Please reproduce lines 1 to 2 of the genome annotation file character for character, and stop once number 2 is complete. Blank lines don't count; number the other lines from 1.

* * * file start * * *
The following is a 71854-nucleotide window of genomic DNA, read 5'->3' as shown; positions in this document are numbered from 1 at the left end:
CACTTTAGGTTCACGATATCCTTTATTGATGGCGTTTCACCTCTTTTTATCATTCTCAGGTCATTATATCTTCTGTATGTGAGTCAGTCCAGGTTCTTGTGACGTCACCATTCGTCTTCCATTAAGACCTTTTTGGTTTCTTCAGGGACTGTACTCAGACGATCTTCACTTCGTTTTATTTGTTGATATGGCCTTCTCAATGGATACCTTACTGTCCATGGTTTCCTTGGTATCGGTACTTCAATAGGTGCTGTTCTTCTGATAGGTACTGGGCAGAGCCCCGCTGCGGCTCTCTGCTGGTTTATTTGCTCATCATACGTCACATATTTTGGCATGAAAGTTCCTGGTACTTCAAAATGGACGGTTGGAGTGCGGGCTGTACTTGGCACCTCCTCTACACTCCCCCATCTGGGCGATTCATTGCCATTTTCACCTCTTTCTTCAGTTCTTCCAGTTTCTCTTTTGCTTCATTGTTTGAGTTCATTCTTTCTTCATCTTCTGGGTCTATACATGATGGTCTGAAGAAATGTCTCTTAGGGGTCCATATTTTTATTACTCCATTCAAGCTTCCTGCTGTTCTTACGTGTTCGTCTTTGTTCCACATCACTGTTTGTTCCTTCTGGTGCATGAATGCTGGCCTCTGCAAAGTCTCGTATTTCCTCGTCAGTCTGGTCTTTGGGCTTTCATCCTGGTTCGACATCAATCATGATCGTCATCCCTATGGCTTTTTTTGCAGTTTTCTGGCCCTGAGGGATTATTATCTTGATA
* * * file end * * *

The following is a 71854-nucleotide window of genomic DNA, read 5'->3' as shown; positions in this document are numbered from 1 at the left end:
CACTTTAGGTTCACGATATCCTTTATTGATGGCGTTTCACCTCTTTTTATCATTCTCAGGTCATTATATCTTCTGTATGTGAGTCAGTCCAGGTTCTTGTGACGTCACCATTCGTCTTCCATTAAGACCTTTTTGGTTTCTTCAGGGACTGTACTCAGACGATCTTCACTTCGTTTTATTTGTTGATATGGCCTTCTCAATGGATACCTTACTGTCCATGGTTTCCTTGGTATCGGTACTTCAATAGGTGCTGTTCTTCTGATAGGTACTGGGCAGAGCCCCGCTGCGGCTCTCTGCTGGTTTATTTGCTCATCATACGTCACATATTTTGGCATGAAAGTTCCTGGTACTTCAAAATGGACGGTTGGAGTGCGGGCTGTACTTGGCACCTCCTCTACACTCCCCCATCTGGGCGATTCATTGCCATTTTCACCTCTTTCTTCAGTTCTTCCAGTTTCTCTTTTGCTTCATTGTTTGAGTTCATTCTTTCTTCATCTTCTGGGTCTATACATGATGGTCTGAAGAAATGTCTCTTAGGGGTCCATATTTTTATTACTCCATTCAAGCTTCCTGCTGTTCTTACGTGTTCGTCTTTGTTCCACATCACTGTTTGTTCCTTCTGGTGCATGAATGCTGGCCTCTGCAAAGTCTCGTATTTCCTCGTCAGTCTGGTCTTTGGGCTTTCATCCTGGTTCGACATCAATCATGATCGTCATCCCTATGGCTTTTTTTGCAGTTTTCTGGCCCTGAGGGATTATTATCTTGATA